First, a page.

So, for my people in Lyd to watch this house demolition, that was very tearful, and that was very hard to see it coming, to see it finally getting document, because normally in Israeli movies about Palestinians, they don’t show you the physical occupation. They don’t show you the house demolition. You normally, if you want to see something bad, it’s always the Arabic who’s bad, who’s extremely explosion, who’s extreme. You can show the physical of it. But if they want to be like liberal, they will talk about the occupation, but they will not show how ugly it is. And I’m very proud that we did that. I’m very proud that Udi directed it in this way, and actually you can see. And I remember, that was one of the hardest scenes for us on the set. Even the Jews on the set, who are not politically 100 percent with me or Udi, it was hard for them to see that. And it was good for me, satisfying for me, to look and to show them this is what is happening every day. So, that’s one of the most scenes that really influences me in the movie.

AMY GOODMAN: We just have 30 seconds, Udi, but this film is not only opening in New York. I mean, you’re going to be flying to join Tamer in Chicago tonight. It’s opening on the West Coast, as well.

UDI ALONI: And there is a way that—called Tugg. People can really order screening all over the country. If you go to, you can see the whole system, how it works. I just want to say, on the second part, this film really fights for women’s rights very strong inside the community. And that’s why it was so beautiful to hear Linda Sarsour saying, “Feminism who doesn’t accept me with the hijab is not feminism,” because the fight of Tamer and me, except of do great art, is to understand that fighting for women’s rights and fighting against Israeli oppression is the same fight.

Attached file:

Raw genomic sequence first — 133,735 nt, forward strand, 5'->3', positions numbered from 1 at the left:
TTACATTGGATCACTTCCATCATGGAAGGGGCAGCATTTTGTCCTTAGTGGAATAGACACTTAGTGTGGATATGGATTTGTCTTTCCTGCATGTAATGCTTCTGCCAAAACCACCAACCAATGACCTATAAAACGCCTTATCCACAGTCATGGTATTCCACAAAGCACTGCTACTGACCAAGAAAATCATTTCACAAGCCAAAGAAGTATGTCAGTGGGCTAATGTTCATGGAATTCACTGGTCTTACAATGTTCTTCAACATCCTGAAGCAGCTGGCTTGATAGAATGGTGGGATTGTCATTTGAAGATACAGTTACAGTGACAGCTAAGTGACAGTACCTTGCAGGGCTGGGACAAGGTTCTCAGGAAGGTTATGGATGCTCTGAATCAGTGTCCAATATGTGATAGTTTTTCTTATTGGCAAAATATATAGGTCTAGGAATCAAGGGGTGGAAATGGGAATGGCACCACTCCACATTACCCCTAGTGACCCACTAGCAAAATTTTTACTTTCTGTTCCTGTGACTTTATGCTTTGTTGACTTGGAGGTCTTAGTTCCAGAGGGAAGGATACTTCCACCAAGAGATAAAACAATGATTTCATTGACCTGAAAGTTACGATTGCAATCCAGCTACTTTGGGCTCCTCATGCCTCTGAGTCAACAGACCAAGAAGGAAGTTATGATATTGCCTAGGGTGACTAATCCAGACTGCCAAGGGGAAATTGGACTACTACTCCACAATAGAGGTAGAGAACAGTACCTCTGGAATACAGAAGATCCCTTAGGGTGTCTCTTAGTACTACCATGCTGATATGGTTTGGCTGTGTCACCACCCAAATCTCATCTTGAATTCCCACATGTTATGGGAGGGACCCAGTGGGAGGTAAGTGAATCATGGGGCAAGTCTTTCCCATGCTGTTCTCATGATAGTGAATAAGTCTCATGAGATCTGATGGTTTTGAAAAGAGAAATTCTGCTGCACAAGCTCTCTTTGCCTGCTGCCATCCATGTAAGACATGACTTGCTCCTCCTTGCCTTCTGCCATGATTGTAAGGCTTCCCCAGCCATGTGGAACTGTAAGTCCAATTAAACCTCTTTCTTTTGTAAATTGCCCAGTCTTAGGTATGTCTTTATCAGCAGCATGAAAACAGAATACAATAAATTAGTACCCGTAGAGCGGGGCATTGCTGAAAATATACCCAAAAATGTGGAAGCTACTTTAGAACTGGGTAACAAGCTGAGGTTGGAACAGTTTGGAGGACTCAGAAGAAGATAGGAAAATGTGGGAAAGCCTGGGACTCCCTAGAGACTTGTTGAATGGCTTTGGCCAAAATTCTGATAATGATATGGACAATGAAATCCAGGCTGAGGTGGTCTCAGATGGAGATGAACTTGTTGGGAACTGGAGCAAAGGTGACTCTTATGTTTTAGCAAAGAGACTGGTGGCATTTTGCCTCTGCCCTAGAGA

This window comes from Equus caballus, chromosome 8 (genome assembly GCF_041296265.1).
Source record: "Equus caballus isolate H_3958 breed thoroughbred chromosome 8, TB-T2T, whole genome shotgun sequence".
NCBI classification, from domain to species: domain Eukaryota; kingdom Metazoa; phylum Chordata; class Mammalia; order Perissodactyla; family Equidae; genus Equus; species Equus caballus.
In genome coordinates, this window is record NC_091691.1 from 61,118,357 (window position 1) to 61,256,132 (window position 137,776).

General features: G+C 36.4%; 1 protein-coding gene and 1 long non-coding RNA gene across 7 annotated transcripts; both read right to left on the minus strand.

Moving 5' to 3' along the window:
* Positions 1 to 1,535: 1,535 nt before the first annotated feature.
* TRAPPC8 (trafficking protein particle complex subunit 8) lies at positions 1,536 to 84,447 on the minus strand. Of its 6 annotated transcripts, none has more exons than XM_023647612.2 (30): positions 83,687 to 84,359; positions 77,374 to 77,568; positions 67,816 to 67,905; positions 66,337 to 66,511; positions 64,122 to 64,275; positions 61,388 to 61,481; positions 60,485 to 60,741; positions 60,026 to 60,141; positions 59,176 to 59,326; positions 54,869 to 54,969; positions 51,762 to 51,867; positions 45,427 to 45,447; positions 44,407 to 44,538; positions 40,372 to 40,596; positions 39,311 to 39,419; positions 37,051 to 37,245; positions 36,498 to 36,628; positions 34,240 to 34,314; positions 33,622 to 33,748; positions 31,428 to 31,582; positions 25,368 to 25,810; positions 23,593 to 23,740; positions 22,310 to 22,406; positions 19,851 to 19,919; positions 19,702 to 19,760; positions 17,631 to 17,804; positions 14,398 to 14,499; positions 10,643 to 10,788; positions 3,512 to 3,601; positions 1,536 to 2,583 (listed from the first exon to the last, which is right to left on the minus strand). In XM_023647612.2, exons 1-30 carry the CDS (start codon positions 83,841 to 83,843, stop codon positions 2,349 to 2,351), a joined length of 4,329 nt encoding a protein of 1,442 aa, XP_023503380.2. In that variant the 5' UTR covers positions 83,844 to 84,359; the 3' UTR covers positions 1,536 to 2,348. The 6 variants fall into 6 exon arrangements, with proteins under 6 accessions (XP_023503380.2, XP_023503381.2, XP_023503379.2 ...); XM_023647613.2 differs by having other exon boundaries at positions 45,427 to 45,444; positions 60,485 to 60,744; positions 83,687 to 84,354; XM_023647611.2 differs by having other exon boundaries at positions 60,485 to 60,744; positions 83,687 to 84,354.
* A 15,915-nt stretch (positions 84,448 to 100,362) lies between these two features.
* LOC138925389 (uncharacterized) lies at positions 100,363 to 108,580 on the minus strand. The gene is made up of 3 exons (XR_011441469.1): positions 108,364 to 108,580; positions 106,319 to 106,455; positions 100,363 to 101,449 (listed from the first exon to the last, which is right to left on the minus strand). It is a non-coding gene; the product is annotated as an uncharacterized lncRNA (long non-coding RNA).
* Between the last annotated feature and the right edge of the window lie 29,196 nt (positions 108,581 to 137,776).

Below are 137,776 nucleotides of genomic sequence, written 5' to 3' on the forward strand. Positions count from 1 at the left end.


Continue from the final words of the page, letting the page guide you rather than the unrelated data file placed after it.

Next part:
AMY GOODMAN: We want to thank you both for being with us, Udi Aloni, Israeli-American director of Junction 48; Tamer Nafar, the film’s lead actor and musical director, rap artist with the Palestinian hip-hop group DAM.

When we come back, thousands of leaked documents published by WikiLeaks describe CIA programs to hack into both Apple and Android cellphones, smart TVs, even cars. We’ll speak with the head of Electronic Frontier Foundation. Stay with us.